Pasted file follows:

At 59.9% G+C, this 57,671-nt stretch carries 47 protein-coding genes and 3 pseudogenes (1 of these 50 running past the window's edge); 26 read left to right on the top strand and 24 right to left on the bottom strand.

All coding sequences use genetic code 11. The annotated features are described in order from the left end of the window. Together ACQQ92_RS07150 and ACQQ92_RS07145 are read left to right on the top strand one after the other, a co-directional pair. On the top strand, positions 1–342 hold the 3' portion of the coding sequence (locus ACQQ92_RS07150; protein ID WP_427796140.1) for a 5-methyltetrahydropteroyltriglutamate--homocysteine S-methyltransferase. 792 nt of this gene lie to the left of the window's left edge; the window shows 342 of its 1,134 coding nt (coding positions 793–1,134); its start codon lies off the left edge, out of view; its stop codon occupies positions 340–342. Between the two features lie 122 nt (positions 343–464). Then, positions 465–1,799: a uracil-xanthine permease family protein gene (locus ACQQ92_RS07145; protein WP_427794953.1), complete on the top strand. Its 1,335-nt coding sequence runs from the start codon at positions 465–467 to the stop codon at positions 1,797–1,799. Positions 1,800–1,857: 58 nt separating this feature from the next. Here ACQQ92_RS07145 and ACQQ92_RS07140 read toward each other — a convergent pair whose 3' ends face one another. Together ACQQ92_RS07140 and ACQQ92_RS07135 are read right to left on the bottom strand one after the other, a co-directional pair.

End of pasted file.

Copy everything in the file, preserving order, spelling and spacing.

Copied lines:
At 59.9% G+C, this 57,671-nt stretch carries 47 protein-coding genes and 3 pseudogenes (1 of these 50 running past the window's edge); 26 read left to right on the top strand and 24 right to left on the bottom strand.

All coding sequences use genetic code 11. The annotated features are described in order from the left end of the window. Together ACQQ92_RS07150 and ACQQ92_RS07145 are read left to right on the top strand one after the other, a co-directional pair. On the top strand, positions 1–342 hold the 3' portion of the coding sequence (locus ACQQ92_RS07150; protein ID WP_427796140.1) for a 5-methyltetrahydropteroyltriglutamate--homocysteine S-methyltransferase. 792 nt of this gene lie to the left of the window's left edge; the window shows 342 of its 1,134 coding nt (coding positions 793–1,134); its start codon lies off the left edge, out of view; its stop codon occupies positions 340–342. Between the two features lie 122 nt (positions 343–464). Then, positions 465–1,799: a uracil-xanthine permease family protein gene (locus ACQQ92_RS07145; protein WP_427794953.1), complete on the top strand. Its 1,335-nt coding sequence runs from the start codon at positions 465–467 to the stop codon at positions 1,797–1,799. Positions 1,800–1,857: 58 nt separating this feature from the next. Here ACQQ92_RS07145 and ACQQ92_RS07140 read toward each other — a convergent pair whose 3' ends face one another. Together ACQQ92_RS07140 and ACQQ92_RS07135 are read right to left on the bottom strand one after the other, a co-directional pair.